For motorcycle lovers, one of the most exhilarating feelings is flying down a road in the open air with the amazing feeling of the wind running across your body as you ride. Unfortunately, though, that sensational feeling of flying like the wind can be significantly diminished if the helmet that you’re wearing makes you feel like you’re inside a deafening wind tunnel which is why many riders search for the quietest motorcycle helmets available:
|Helmet Model||Category||Noise Reduction Percentage||Get Yours|
|Shoei RF-1400||Best Overall||Up to 85%||RevZilla | MotoSport | Amazon|
|Schuberth C4 Pro||Best Adventure/Touring||Up to 90%||RevZilla | Cycle Gear | J&P Cycles|
|Arai Signet-X||Best Track Day||Up to 88%||RevZilla | MotoSport | Amazon|
|HJC-RPHA-11 Pro||Best Value for Money||Up to 82%||RevZilla | MotoSport | Amazon|
|Shark Evo One 2||Best Modular/Flip Up||Up to 87%||Amazon|
|Sena Momentum INC Pro||Best Integrated Communication System/Bluetooth||Up to 91%||Amazon|
|Bell Race Star Flex DLX||Best Road Racing||Up to 89%||RevZilla | MotoSport | Amazon|
|LS2 Challenger||Best Urban Commuter||Up to 84%||RevZilla | MotoSport | Amazon|
Helmets are a critical piece of safety gear as they can protect you from serious head and brain injury in the event of an accident, but if a helmet doesn’t fit properly or allows air to move through the helmet creating a high noise level inside the helmet, this can not only be uncomfortable but also distracting, which can also be a safety concern.
To improve your riding enjoyment and safety you need a helmet that will fit well and reduce noise while you’re riding.
The US Federal Highway Administration has reported that traffic noise on highways can reach 70 to 80 decibels. And the noise generated by a motorcycle engine alone can reach ninety-five decibels and yet other sources indicate the noise level while riding a motorcycle can reach decibel levels of up to 115 in some circumstances.
According to the CDC (Centers for Disease Control and Prevention), exposure to decibel levels of 95 decibels and higher for longer than 50 minutes is enough to risk permanent hearing damage. When considering the amount of time we’re exposed to this noise level on long weekend rides, it’s possible that we could be subjecting ourselves to irreversible hearing damage.
As serious as this concern is, traditionally there is a minimal amount of promotional advertising for helmets that includes a focus on noise level or information about how noisy or quiet a helmet is. And much of what determines the noise level you can experience while riding is dependent upon how well a helmet fits your head despite the roaring traffic and wind around you.
Of course, it’s just not possible to try on every motorcycle helmet that’s currently available on the market but there are steps you can take to find out which helmets will fit you best. But a properly fitting helmet will offer you the greatest amount of comfort and noise reduction.
What Features Affect Noise Levels in Helmets?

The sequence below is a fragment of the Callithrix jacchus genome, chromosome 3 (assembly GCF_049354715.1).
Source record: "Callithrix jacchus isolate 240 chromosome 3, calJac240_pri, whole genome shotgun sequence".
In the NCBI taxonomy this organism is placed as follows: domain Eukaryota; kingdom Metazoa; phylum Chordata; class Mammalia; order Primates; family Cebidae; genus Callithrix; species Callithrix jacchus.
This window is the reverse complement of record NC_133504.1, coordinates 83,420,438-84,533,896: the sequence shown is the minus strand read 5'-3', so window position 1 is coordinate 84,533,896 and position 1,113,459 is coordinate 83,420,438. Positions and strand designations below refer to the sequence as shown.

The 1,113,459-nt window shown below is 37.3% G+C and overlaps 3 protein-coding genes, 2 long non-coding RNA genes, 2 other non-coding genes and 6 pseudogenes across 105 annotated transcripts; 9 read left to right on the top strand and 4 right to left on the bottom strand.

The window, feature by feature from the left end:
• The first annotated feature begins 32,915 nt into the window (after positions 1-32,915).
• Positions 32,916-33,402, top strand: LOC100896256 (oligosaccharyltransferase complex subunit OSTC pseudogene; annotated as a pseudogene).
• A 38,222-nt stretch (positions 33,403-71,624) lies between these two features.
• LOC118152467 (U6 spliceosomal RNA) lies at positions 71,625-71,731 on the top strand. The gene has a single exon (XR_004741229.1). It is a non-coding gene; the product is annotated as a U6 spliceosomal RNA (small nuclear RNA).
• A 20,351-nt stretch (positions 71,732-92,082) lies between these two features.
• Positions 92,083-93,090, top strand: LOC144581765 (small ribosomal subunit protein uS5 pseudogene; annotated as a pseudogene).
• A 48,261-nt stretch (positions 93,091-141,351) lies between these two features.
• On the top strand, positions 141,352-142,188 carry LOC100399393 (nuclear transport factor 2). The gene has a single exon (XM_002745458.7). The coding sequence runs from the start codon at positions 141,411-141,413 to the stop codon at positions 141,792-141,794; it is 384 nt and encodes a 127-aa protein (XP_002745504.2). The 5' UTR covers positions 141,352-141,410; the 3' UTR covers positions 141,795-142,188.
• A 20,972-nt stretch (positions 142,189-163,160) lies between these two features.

Although there hasn’t been a great deal of marketing emphasis placed on noise level and noise cancellation abilities of helmets in the past (with focus placed more on safety, helmet weight, and aerodynamics) it is evident that this is a growing area of consumer interest and, more recently manufacturers are investing a lot of time and effort in creating designs specifically intended not only to improve aerodynamics but to also reduce noise levels to produce the quietest motorcycle helmets available..
Based on a study performed by the University of Bath in England in 2011, sources of helmet noise are primarily associated with how the air flows through the opening at the neck of the helmet more than across the helmet’s surface.
If you’ve ever had to deal with a whistling noise in your helmet or from your visor, you’ll relate to this reference. This type of noise caused by airflow inside the helmet could also be associated with poorly functioning features such as neck rolls, chin curtains, cheek pads, and the interior design of a helmet.
Other reports state that primarily a helmet’s aerodynamics plays the primary role in reducing noise levels as when there is less wind resistance and the wind moves over the surface of a helmet more smoothly there is less turbulence which can cause noise. Any feature that disrupts the flow of air over and around a helmet will result in some level of noise inside the helmet. All the quietest motorcycle helmets have good aerodynamics with a tight-fitting face shield.
All these features and components can affect the level of wind and road noise you experience.
Finding a Helmet that Fits Best – Head / Helmet Shape & Size
The first step in finding one of the quietest motorcycle helmets is to determine the general shape of your head. There are three primary head shape categories that people’s heads generally fall within.
These categories are Round Oval, Intermediate Oval, and Long Oval. Using a flexible measuring tape, you can take 2 measurements of your head to determine which of the three primary head/helmet shapes apply to you. (If you don’t have a flexible measuring tape, you can use a string or a shoelace and mark these lengths and then measure them with a ruler or non-flexible measuring tape.)
Measure your head from the center of your forehead to the center of the back of your head (front to back dimension). Then, measure your head again from the center of one ear to the center of the other ear (side-to-side dimension). Once you have these dimensions, use the following descriptions to determine which head/helmet shape applies: